But on the morning last month that a Polaris Slingshot appeared, those gawkers weren’t sure how to classify a vehicle that looked freshly ripped from the pages of a superhero comic book.

“What is that thing?” they wanted to know. A fair question, really.

To these predrivers, dawdling on their way to junior-high classes, the Slingshot seemed a come-to-life vision of a sci-fi fantasy, a “Star Wars” runabout with an ominous snarl and a brilliant red glow. The stealth-fighter face, all angles and edges stacked on multiple levels, is but the first feature to rivet the gaze, foretelling the disconcerting details beyond: The front tires are in full view. There are no doors. And there’s only one wheel in the back.

This one, the styling promises, is going to be some fun.

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RELATED COVERAGE

The 2015 Can-Am Spyder F3.Suddenly, a 3-Wheel Traffic Jam NOV. 14, 2014
Polaris, the Minnesota-based maker of motorcycles, A.T.V.s, snowmobiles and all sorts of off-road utility buggies, has conjured up an alternative form of transportation — or recreation — that’s not readily defined. Like a car, it has a steering wheel. The gearshift and clutch pedal poke up from the floor. You sit in conventional-looking seats with three-point safety belts.

But don’t jump to conclusions yet: The Slingshot has no top, folding or otherwise, and no windows to roll up. Its single rear wheel is driven by a belt.

Three-wheelers are hardly revolutionary; Karl Benz chose this layout 130 years ago, though his creation had a single wheel in front, tricycle-style. Still, a resurgence of interest in recent years has resulted in entries that include clean-sheet designs like the Can-Am Spyder and nostalgia-infused revivals like the Morgan 3 Wheeler and the Harley-Davidson Trike. Some are clearly variations on a motorcycle theme, while others attempt to fill in as minimalist automobiles.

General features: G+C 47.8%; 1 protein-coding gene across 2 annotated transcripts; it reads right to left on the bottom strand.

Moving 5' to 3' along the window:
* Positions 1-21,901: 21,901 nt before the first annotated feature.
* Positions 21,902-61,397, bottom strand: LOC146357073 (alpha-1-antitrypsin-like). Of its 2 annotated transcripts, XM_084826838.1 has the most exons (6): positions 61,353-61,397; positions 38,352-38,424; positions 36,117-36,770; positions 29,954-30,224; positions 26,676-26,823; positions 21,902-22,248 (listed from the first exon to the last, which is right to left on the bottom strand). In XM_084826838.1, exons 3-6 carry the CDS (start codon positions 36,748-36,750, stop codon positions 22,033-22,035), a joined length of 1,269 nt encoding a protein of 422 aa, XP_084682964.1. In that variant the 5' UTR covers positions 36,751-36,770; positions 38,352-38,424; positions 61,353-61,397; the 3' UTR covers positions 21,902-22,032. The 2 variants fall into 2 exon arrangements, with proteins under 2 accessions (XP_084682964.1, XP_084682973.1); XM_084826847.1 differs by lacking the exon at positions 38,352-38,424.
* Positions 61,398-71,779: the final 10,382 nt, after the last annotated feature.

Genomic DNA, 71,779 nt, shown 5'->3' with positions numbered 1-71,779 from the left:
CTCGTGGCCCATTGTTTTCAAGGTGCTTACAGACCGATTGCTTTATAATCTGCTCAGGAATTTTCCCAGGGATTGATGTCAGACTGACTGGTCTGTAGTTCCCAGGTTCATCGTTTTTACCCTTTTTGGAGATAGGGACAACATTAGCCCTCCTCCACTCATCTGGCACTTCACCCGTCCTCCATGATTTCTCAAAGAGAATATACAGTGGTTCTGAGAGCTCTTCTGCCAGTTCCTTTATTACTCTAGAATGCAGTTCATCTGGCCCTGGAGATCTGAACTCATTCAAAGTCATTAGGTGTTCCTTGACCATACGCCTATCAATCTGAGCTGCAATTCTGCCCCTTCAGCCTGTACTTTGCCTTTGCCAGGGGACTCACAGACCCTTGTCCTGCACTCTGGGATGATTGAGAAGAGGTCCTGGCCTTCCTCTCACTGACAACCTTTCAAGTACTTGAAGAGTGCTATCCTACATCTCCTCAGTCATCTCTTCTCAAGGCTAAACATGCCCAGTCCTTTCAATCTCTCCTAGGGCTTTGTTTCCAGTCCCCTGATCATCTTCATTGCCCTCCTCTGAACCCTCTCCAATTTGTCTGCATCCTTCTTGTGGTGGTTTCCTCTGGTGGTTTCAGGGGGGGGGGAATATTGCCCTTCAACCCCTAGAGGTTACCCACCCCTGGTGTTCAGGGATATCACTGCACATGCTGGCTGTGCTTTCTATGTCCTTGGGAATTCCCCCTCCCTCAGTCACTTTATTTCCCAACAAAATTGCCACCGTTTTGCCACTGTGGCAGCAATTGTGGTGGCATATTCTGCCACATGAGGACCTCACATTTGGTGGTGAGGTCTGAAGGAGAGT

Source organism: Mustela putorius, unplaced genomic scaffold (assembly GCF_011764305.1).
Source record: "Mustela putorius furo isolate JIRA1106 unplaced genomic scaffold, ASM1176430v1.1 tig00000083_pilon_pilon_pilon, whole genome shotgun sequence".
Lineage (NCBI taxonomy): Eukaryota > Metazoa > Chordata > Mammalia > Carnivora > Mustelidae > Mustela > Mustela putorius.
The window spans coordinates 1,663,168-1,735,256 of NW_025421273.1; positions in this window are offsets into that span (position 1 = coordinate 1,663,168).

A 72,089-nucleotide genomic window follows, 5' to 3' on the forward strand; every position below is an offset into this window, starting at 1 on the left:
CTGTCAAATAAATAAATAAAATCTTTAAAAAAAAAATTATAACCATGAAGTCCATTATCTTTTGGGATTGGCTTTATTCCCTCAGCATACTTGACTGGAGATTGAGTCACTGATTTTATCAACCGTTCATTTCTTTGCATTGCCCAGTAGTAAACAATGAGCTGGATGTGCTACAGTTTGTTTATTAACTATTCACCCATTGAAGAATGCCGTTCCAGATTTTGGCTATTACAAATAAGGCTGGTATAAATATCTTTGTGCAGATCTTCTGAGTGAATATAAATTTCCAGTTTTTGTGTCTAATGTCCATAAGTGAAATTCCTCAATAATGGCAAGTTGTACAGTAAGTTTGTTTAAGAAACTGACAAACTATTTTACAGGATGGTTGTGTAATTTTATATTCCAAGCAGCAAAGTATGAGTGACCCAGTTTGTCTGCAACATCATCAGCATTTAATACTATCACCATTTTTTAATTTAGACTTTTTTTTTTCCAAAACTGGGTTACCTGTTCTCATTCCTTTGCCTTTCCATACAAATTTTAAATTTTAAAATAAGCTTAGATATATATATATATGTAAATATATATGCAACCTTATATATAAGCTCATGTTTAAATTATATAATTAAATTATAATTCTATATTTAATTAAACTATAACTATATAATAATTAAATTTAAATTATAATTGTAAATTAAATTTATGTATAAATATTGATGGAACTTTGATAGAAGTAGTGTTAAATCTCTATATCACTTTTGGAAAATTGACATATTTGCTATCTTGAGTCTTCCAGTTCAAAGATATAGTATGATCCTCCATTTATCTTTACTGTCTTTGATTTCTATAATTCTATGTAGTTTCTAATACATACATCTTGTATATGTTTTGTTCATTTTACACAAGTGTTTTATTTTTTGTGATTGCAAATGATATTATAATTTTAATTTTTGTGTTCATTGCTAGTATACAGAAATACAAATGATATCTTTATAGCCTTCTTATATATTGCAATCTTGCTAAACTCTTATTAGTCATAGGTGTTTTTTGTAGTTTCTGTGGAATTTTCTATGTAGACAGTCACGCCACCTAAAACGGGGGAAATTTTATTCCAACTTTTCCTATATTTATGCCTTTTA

There is solid logic behind the investment Polaris has made in producing something unlike anything else in its portfolio. The ever-present risks of the road are a strong incentive for prospective riders to seek more stable platforms, particularly as their families grow and their reflexes slow.

Many of Polaris’s customers are part of this aging demographic, given that the company’s motorcycle brands — Victory and Indian — make larger-displacement, higher-end bikes. The company is betting that the right sort of 3-wheeler might appeal to those enthusiasts, whose muscles are protesting or knee joints are wearing out. That would let riders like my family doctor, who sold his Harley only when knee problems forced the issue, continue to do weekend treks with his gang of surgeons and specialists.

While trying to place the Slingshot in a single category is destined to be a frustrating exercise, Polaris is very clear on the matter: The Slingshot is a motorcycle and will be registered accordingly. In states that require such things, the person in control must have a motorcycle license and all aboard should be wearing helmets. There are no airbags.

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Even so, the Slingshot has many things you won’t normally find on a motorcycle: A reverse gear, for instance, and on my Slingshot SL test vehicle, a reverse camera. Also, a Bosch electronic stability control and forged aluminum roll bars.

Polaris builds two levels of its 3-wheeler. The base Slingshot, finished in metallic gray, costs $20,959 including the delivery charge. The pearl red Slingshot SL is $24,959 and adds larger wheels, a weatherproof audio system and a low windscreen.

The simplest description of the Slingshot would say that it has a steel tubing space frame enclosing a General Motors Ecotec powertrain, all wrapped in plastic body panels. Despite the otherworldly visage, much of what bystanders cannot see is actually familiar. The 2.4-liter 4-cylinder, which produces 173 horsepower and spins to 7,000 r.p.m., is essentially the engine that served in the Pontiac Solstice.